At first, it definitely was working for me.  The plot of Amanda Flynn mysteriously surviving the illness and escaping the CDC to avoid being treated like a guinea pig was engrossing for the sheer humanity of it.  The initial break-out in Colorado Springs was also intriguing with the virus killing some people but healing others from serious illnesses like childhood leukemia.  At a certain point though it started to feel like O’Grady was trying to do too much.  The book was trying to straddle multiple genres and plot-lines that didn’t quite mesh.  Among the things going on: new general trying to prove himself, survivors who turn psychic, Amanda dealing with her guilt, new African-American head detective dealing with being head detective in a largely white city, priest having crisis of faith, little girl miraculously healed of leukemia, coroner who might be a sociopath, definitely evil dude who hallucinates (or might not be hallucinating) some random Russian guy, head of the CDC trying to figure out the spy in his office, and Arab dude who may or may not be defecting from the terrorists to the Americans.  See what I mean?  This would be totally fine if they all somehow tied up in the end, but the main issue in the book of these survivors with psychic powers is just kind of dropped.  We get far more information on the foiled terrorist plot than on the effects of the virus on the survivors, and that is by far the more interesting part of the story.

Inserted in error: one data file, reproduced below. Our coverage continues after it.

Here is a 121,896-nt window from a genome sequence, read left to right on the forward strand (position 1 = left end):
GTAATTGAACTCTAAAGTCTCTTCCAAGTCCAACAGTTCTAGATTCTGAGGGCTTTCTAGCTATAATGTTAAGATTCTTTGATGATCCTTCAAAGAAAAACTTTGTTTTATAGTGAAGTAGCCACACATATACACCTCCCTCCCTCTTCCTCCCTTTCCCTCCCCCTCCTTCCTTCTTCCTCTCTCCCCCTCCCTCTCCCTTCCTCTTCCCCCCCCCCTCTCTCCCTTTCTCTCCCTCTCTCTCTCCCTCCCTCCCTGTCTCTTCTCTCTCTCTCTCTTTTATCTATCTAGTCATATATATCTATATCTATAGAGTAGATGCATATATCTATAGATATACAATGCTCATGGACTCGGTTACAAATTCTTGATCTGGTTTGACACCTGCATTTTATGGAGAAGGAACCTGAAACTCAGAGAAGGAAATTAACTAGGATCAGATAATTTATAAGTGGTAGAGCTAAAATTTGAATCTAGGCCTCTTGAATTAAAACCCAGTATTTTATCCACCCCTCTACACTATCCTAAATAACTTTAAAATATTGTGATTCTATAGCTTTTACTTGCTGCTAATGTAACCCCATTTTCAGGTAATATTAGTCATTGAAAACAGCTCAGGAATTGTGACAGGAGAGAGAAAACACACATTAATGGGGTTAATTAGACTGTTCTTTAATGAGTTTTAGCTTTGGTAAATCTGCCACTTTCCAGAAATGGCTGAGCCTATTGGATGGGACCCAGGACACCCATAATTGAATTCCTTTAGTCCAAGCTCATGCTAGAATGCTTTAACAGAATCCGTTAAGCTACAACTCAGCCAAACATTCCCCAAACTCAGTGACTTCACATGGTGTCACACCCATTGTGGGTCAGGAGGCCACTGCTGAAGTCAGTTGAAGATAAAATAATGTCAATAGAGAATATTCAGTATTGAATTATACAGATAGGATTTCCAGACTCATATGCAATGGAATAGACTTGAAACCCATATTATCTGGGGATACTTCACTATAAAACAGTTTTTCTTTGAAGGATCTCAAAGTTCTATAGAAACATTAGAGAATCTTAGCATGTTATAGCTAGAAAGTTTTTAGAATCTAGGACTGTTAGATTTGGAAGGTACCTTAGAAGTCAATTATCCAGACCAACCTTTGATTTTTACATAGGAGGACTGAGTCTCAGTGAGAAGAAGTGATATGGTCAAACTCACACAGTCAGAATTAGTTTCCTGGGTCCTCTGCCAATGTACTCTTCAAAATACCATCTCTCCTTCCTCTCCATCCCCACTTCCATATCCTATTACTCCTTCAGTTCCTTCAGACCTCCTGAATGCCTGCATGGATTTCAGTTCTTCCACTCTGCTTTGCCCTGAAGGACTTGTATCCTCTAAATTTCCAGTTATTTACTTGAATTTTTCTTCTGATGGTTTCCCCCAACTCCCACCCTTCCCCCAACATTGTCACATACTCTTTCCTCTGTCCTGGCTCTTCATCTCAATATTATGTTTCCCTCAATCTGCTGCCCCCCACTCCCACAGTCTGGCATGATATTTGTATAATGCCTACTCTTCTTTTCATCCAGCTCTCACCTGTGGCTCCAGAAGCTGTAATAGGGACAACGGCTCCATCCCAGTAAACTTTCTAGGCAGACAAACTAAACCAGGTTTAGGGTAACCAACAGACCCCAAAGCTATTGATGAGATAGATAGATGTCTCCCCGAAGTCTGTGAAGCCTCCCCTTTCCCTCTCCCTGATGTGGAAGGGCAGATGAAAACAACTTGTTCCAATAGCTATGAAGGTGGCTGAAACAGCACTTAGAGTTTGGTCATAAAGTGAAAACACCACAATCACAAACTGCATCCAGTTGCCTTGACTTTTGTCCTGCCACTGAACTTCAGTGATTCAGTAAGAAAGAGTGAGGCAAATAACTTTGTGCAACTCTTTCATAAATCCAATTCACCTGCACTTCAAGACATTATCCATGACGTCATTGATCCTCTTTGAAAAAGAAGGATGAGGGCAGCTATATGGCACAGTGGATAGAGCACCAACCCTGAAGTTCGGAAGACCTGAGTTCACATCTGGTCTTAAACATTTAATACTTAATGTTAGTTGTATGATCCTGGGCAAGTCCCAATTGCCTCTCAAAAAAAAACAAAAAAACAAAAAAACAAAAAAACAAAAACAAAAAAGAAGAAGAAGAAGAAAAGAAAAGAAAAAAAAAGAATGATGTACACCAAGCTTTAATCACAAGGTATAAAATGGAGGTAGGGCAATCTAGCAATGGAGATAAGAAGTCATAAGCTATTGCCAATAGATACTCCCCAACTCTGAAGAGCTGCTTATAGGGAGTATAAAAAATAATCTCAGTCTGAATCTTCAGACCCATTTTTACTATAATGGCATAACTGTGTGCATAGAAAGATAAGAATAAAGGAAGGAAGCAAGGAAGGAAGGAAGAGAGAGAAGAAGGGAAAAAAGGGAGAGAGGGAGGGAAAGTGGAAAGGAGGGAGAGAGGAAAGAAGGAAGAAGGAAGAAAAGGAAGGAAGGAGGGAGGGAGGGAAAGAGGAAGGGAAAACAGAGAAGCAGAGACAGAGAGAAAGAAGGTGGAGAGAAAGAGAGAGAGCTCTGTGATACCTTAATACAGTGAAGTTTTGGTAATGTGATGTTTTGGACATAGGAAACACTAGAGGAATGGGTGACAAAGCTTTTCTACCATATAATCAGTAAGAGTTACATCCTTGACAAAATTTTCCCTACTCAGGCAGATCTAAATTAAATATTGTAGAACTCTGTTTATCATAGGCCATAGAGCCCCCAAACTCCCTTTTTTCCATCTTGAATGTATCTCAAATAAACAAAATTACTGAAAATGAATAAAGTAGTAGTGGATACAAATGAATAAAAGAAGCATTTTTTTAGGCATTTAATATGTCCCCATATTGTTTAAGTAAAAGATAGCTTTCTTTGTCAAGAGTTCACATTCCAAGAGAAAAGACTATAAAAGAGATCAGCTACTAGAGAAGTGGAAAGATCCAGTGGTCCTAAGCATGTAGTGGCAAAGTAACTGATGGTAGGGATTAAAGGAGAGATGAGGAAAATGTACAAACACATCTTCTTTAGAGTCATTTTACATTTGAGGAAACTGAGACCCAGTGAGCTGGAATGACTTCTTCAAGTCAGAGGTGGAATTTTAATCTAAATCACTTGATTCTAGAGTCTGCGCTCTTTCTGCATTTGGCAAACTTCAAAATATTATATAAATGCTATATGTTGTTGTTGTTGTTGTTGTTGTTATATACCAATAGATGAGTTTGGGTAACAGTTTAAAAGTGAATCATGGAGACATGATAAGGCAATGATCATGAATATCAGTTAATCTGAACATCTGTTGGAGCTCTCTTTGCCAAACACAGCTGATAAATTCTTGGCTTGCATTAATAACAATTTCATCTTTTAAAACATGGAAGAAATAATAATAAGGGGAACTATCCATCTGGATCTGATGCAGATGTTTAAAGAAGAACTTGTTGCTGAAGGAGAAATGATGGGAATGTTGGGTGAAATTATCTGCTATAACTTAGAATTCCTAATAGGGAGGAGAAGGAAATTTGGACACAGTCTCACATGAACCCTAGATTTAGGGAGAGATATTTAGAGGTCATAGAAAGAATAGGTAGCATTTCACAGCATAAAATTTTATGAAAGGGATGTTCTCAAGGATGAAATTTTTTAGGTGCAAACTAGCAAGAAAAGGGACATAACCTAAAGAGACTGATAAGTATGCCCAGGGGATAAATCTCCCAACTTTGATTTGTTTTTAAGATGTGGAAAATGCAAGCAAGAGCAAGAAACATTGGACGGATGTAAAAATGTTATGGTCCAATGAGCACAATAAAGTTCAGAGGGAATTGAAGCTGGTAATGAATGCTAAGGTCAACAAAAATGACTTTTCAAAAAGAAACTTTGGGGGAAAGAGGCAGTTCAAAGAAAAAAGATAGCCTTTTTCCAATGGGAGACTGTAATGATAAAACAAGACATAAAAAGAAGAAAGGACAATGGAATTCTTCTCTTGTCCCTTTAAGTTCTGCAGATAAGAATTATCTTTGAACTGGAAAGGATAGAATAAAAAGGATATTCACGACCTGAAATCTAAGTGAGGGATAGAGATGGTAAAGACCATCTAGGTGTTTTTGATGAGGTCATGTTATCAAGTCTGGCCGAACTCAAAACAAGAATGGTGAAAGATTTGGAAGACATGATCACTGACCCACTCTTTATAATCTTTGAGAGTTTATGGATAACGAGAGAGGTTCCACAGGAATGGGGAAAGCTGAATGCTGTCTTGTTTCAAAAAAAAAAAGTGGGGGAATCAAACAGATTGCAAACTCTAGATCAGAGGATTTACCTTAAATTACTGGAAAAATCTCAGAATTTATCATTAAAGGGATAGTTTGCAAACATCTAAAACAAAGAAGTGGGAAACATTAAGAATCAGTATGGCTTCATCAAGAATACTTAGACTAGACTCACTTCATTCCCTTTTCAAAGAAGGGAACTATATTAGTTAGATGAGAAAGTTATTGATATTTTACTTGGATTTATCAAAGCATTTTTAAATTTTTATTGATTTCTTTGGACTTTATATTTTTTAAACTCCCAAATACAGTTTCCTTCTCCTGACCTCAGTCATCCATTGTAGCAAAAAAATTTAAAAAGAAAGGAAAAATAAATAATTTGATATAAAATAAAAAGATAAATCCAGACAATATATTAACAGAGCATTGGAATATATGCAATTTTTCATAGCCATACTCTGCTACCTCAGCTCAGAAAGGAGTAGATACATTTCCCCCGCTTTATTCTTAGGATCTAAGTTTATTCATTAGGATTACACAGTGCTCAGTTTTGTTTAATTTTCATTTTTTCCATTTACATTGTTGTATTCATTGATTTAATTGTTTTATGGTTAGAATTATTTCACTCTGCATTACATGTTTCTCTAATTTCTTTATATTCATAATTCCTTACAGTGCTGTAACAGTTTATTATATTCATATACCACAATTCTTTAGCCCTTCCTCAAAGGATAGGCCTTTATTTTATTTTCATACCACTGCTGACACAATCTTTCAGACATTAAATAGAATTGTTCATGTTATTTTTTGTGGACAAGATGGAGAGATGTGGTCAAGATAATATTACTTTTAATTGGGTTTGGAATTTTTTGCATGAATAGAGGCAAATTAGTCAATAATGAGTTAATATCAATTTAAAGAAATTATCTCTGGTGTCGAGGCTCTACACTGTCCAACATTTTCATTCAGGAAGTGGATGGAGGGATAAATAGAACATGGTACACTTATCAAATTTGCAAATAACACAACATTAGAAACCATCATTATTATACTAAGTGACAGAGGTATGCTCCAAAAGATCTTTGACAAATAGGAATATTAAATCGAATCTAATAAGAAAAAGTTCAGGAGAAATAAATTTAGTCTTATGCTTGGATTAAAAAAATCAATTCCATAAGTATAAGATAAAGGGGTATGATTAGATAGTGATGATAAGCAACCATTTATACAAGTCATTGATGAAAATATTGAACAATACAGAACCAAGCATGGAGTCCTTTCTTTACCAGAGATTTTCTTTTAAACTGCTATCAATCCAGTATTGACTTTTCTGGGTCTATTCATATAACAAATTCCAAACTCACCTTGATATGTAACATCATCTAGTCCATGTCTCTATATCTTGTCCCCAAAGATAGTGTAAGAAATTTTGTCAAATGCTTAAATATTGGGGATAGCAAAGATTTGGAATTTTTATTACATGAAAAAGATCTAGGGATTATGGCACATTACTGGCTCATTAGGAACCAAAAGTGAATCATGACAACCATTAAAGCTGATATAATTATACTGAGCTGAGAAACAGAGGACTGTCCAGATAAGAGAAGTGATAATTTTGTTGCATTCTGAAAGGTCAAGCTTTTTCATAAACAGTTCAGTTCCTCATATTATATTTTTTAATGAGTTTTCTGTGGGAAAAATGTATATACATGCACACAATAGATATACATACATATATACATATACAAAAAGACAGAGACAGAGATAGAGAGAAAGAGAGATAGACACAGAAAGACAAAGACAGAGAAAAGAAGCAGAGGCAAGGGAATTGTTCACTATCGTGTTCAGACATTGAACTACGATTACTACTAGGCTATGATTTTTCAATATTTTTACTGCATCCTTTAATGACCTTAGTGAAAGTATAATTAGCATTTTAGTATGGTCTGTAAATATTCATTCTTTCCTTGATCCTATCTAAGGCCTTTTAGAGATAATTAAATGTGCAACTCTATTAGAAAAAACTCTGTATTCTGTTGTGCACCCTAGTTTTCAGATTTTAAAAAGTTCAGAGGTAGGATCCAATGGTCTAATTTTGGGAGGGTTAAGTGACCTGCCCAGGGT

It’s also bothersome that the main character, Amanda Flynn, is the least well-rounded and likeable.  The priest and the coroner are far more interesting and well-rounded, showing that O’Grady can write characters well, but Amanda simply rings false.  Perhaps part of this is that we see the priest and the coroner before they become infected and are still entirely human.  The story of Amanda and her survival in the Honduras is simply never fully told, and I think that would have helped a lot, even if addressed only in a flashback.